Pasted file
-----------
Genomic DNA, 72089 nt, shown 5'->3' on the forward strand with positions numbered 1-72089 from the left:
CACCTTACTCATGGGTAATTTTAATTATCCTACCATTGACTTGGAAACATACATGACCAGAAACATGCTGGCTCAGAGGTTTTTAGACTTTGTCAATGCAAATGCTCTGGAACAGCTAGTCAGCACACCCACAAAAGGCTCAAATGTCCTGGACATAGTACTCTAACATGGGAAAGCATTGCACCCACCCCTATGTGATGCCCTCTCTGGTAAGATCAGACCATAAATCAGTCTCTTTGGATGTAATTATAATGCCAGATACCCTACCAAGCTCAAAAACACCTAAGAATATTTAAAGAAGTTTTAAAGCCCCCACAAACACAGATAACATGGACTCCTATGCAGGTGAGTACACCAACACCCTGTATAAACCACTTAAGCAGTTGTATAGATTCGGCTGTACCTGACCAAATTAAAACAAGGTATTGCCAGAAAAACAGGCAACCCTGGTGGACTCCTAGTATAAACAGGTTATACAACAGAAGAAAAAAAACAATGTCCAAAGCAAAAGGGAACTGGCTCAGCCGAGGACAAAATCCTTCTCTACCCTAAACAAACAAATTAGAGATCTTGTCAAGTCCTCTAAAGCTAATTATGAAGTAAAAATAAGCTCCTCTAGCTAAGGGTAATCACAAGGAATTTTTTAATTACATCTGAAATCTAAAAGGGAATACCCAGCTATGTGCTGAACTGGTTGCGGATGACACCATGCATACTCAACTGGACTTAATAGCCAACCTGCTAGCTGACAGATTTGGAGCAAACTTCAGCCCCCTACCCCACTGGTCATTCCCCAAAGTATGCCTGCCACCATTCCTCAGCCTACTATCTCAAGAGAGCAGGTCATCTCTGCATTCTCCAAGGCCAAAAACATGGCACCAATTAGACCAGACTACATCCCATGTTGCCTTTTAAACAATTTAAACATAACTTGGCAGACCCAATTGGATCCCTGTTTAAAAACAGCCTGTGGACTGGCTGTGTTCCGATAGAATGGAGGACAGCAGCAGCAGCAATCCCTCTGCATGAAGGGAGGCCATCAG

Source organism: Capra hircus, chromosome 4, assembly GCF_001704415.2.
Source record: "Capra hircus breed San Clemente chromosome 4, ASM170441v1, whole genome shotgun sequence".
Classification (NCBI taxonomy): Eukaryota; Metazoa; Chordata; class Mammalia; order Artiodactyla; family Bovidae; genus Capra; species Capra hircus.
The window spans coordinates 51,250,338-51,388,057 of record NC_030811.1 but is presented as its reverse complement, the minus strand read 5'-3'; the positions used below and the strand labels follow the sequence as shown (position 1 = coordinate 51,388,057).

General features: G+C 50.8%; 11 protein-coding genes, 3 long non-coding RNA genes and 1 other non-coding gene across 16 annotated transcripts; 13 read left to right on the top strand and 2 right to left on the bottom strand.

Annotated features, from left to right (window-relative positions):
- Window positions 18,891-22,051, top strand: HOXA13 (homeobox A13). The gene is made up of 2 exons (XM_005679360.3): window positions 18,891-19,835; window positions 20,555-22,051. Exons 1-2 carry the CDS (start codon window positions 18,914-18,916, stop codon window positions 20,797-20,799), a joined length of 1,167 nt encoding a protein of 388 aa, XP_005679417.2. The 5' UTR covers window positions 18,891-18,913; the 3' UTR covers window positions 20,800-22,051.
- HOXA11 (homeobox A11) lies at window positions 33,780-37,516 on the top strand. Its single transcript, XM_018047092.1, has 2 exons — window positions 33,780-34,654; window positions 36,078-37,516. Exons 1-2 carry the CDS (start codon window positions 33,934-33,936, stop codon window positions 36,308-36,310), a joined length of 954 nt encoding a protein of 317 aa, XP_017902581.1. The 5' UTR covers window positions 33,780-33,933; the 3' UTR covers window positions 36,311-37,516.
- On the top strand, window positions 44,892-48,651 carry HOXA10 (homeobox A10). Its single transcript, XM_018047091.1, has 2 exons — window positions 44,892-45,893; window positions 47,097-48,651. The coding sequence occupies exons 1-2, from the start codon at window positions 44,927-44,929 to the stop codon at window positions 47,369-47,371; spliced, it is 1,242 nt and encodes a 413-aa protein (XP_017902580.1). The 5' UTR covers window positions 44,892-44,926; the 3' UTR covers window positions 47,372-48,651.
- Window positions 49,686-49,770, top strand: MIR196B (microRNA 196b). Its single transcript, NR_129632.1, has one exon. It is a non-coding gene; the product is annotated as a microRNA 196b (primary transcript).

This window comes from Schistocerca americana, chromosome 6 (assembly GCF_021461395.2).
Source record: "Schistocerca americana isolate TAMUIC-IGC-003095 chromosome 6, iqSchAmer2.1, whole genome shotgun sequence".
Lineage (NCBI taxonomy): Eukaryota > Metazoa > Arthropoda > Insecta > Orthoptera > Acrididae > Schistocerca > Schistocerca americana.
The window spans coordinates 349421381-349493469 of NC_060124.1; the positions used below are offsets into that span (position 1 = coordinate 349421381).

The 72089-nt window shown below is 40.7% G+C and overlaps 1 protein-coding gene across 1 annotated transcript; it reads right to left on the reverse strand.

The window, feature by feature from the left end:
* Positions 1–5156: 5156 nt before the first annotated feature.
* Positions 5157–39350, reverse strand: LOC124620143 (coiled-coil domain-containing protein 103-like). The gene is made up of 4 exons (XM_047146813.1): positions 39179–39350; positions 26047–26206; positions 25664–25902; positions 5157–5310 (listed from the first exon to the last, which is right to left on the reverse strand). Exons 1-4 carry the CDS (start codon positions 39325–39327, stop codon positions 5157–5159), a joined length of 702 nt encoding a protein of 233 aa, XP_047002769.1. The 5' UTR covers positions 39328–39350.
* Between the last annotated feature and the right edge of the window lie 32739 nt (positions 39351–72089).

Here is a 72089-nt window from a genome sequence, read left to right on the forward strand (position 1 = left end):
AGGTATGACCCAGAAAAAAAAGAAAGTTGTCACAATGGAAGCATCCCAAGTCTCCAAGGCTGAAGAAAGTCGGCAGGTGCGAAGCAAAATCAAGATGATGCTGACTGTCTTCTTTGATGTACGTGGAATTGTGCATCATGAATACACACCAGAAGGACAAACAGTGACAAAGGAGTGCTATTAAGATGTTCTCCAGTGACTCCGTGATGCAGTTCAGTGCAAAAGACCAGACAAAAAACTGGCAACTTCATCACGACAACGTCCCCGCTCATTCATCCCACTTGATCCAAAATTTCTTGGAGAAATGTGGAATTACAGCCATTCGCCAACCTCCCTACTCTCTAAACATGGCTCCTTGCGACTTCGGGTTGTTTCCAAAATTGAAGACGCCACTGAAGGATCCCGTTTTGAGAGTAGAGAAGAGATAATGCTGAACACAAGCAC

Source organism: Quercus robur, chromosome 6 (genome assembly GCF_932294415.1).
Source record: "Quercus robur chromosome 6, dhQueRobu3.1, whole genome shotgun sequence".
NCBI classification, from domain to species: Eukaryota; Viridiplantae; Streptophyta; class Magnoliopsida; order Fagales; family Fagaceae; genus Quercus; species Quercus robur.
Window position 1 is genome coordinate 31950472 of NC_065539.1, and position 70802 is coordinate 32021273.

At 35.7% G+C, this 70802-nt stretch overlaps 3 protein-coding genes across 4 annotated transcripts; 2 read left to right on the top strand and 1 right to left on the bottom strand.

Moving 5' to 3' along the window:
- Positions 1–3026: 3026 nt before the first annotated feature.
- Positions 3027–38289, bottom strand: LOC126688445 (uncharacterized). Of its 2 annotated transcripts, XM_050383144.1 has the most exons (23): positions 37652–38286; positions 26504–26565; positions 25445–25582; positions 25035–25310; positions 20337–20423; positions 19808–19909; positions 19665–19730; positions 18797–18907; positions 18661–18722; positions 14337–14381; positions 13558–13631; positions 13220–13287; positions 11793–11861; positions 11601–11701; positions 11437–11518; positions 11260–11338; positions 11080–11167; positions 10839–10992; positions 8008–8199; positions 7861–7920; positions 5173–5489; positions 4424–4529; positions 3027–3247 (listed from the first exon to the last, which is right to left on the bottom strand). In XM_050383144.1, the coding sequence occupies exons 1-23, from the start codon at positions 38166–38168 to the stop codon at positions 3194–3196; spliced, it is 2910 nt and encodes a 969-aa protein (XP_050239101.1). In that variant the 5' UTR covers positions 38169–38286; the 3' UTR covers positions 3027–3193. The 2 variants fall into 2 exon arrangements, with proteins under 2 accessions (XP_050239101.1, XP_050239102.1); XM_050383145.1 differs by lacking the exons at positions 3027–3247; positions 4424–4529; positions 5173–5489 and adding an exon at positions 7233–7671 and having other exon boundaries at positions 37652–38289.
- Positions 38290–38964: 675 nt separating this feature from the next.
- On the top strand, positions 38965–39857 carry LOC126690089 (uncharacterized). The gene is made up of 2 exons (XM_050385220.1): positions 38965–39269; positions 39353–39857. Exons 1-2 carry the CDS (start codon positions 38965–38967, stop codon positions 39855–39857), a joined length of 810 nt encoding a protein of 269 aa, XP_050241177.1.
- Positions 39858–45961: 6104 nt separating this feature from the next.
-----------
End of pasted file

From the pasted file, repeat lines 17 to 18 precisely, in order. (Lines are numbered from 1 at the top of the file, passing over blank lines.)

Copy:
The 72089-nt window shown below is 40.7% G+C and overlaps 1 protein-coding gene across 1 annotated transcript; it reads right to left on the reverse strand.

The window, feature by feature from the left end: